Title:
PARALLEL-PLATE STRUCTURE FABRICATION METHOD AND PARALLEL-PLATE STRUCTURE ARRANGEMENT
Kind Code:
A1


Abstract:
A fabrication method for parallel-plate structures and a parallel-plate structure arrangement, wherein the structures have a middle layer, grown on a substrate and disposed between top and bottom electrode layers, wherein the middle layer and the top and bottom electrode layers are deposited on a bottom substrate, and wherein the middle layer is grown first and the top and bottom electrodes are essentially deposited afterwards.



Inventors:
Riekkinen, Tommi (Lohja, FI)
Mattila, Tomi (Espoo, FI)
Application Number:
12/440743
Publication Date:
03/18/2010
Filing Date:
09/14/2007
Assignee:
VALTION TEKNILLINEN TUTKIMUSKESKUS (Espoo, FI)
Primary Class:
Other Classes:
310/311, 361/311, 427/79
International Classes:
H01G7/06; H01G4/06; H01L41/29; H01L41/39
View Patent Images:



Primary Examiner:
TRINH, MINH N
Attorney, Agent or Firm:
THORPE NORTH & WESTERN, LLP. (SANDY, UT, US)
Claims:
1. A fabrication method for parallel-plate structures, wherein the structures have a middle layer, grown on a substrate and disposed between top and bottom electrode layers, wherein the middle layer and the top and bottom electrode layers are deposited on a bottom substrate, characterized in that in the method the middle layer is grown first and the top and bottom electrodes are essentially deposited afterwards.

2. The method according to claim 1, characterized in that in the method: the middle layer is first grown on a first substrate, the bottom electrode is deposited after the middle layer growth, the layer stack is transferred to a second substrate, the first substrate is removed, and the top electrode is deposited on top of the middle layer.

3. The method according to claim 1, characterized in that the processing conditions for optimal middle layer growth are destructive for opti-mal electrode materials.

4. The method according to claim 1, characterized in that the middle layer is ceramic material, such as metal oxide, metal nitride, metal fluoride, featuring ferroelectric, paraelectric or piezoelectric properties or a com-bination of those.

5. The method according to claim 1, characterized in that the middle layer is perovskite material such as BaxSr1-xTiO3, or piezoelectric material such as ZnO, AlN.

6. The method according to claim 1, characterised in that the middle layer is a stack of layers made of materials in claims 4 and 5.

7. The method according to claim 1, characterised in that the bottom and the top electrodes are of electrically conductive material.

8. The method according to claim 1, characterised in that the bottom and the top electrodes are metal, such as Cu, Al, Au, Ag, Pt.

9. The method according to claim 1, characterised in that adhesion layers and/or diffusion barriers are applied between the bottom and top electrodes and the middle layer.

10. The method according to claim 1, characterised in that in the bottom and/or top electrodes are/is patterned.

11. The method according to claim 1, characterised in that a buffer layer is deposited and suitably processed (e.g. ground and polished) in order to allow wafer bonding to a second (bottom) substrate.

12. The method according to claim 1, characterised in that the prepared first wafer, on which the middle layer and the bottom electrode reside, is bonded with the second substrate, and that after bonding, the first substrate is removed.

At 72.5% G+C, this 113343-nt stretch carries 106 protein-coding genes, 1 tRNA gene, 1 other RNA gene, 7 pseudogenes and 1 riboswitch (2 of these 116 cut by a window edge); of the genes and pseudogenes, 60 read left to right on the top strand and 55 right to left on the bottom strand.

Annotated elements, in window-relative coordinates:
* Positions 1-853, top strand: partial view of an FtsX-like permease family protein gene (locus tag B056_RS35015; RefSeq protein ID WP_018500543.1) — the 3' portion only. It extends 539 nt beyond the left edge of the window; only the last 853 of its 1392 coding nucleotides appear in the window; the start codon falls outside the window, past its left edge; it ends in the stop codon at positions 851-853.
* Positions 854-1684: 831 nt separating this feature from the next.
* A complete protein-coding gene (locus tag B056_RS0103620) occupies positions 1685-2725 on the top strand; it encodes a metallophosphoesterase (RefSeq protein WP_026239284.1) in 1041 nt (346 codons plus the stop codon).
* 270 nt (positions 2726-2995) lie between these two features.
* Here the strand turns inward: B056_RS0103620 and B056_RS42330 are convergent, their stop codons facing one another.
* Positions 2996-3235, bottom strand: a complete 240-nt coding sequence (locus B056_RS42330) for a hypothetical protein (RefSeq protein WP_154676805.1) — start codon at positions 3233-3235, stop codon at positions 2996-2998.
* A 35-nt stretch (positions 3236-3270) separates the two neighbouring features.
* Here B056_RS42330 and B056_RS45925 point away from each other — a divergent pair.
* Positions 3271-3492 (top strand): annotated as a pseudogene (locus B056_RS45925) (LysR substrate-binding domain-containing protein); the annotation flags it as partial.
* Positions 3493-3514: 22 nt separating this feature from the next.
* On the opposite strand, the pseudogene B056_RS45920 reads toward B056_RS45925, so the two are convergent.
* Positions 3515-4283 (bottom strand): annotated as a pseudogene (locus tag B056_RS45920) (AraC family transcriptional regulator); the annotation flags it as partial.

13. The method according to claim 12, characterised in that in removal of the first substrate is implemented etch selectively: (a) etch stop after first substrate is removed, and (b) the second substrate and the middle layer are selective to the first substrate removal or are protected, or by chemical-mechanical thinning (grinding, polishing) followed by plasma etching (e.g ICP, DRIE).

14. The method according to claim 1, characterised in that the middle layer compound is patterned before or after wafer bonding.

15. The method according to claim 14, characterized in that the patterning is implemented for ohmic contact creation to the bottom metal electrode from the top metal electrode.

16. The method according to claim 1, characterized in that the electrodeposition growth is applied to obtain thick top metal conductors.

17. A parallel-plate structure arrangement obtainable by a fabrication method, wherein the structures have a middle layer grown on a substrate and disposed between top and bottom electrode layers, wherein the middle layer and the top and bottom electrode layers are deposited on a bottom substrate, characterized in that in the method the middle layer is grown first and the top and bottom electrodes are essentially deposited afterwards.

18. The arrangement according to claim 17, characterized in that in the method: the middle layer is first grown on a first substrate, the bottom electrode is deposited after the middle layer growth, the layer stack is transferred to a second substrate, the first substrate is removed, and the top electrode is deposited on top of the middle layer.

19. The arrangement according to claim 17, characterized in that the processing conditions for optimal middle layer growth are destructive for optimal electrode materials.

20. The arrangement according to claim 17, characterized in that the middle layer is ceramic material, such as metal oxide, metal ni-tride, metal fluoride, featuring ferroelectric, paraelectric or piezoelectric properties or a combination of those.

21. The arrangement according to claim 17, characterized in that the middle layer is perovskite material such as BaxSr—I—XTiO3, or piezoelectric material such as ZnO, AIN.

22. The arrangement according to claim 17, characterized in that the middle layer is a stack of layers made of materials in claims 20 and 21.

23. The arrangement according to claim 17, characterized in that the bottom and the top electrodes are of electrically conductive material.

24. The arrangement according to claim 17, characterized in that the bottom and the top electrodes are metal, such as Cu, Al, Au, Ag, Pt.

25. The arrangement according to claim 17, characterized in that adhesion layers and/or diffusion barriers are applied between the bottom and top electrodes and the middle layer.

26. The arrangement according to claim 17, characterized in that in the bottom and/or top electrodes are/is patterned.

27. The arrangement according to claim 17, characterized in that a buffer layer is deposited in order to allow wafer bonding to a second (bottom) substrate.